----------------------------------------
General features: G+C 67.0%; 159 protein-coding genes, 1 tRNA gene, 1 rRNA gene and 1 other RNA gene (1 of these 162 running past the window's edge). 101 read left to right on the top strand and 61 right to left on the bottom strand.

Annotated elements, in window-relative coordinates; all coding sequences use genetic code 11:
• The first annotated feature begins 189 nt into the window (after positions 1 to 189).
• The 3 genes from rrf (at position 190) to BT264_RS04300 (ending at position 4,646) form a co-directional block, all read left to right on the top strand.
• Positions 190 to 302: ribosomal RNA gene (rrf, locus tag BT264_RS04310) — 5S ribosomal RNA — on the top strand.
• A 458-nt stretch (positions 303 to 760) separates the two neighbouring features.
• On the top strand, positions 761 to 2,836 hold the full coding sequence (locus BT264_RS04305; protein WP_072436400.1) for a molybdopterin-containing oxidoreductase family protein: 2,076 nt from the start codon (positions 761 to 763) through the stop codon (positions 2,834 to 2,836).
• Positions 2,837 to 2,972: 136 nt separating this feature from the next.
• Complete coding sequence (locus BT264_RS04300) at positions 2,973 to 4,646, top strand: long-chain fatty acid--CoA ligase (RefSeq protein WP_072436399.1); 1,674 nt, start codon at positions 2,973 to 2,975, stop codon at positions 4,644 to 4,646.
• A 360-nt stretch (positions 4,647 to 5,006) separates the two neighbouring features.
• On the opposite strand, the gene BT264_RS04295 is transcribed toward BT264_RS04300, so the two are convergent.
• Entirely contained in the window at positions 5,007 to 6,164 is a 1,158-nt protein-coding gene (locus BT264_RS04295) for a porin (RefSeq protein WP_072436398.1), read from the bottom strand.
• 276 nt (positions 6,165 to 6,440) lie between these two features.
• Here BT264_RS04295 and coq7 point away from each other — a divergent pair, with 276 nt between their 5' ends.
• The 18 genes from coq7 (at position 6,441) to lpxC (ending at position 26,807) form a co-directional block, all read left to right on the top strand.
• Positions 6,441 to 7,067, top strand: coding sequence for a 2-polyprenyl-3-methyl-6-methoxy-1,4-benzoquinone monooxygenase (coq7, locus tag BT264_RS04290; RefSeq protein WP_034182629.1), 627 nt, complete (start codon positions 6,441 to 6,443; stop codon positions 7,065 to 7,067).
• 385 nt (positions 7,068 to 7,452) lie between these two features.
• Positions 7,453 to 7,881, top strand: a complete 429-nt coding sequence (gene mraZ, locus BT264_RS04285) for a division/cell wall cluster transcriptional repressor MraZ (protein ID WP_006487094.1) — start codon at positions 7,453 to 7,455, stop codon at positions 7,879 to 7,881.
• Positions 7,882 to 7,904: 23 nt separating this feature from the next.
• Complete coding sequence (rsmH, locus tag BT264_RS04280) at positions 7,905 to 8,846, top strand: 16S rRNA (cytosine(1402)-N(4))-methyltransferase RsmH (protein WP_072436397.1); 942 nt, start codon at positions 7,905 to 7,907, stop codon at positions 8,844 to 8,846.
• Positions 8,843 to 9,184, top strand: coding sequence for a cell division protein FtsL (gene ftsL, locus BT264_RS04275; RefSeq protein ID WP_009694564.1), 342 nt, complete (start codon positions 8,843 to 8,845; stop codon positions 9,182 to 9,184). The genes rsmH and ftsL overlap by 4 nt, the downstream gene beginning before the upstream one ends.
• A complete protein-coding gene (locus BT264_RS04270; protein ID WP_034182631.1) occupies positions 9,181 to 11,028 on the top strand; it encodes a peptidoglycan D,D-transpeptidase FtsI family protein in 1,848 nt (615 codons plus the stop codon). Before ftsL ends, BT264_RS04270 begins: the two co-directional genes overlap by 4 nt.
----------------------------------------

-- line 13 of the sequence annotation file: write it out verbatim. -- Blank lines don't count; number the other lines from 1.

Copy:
• 276 nt (positions 6,165 to 6,440) lie between these two features.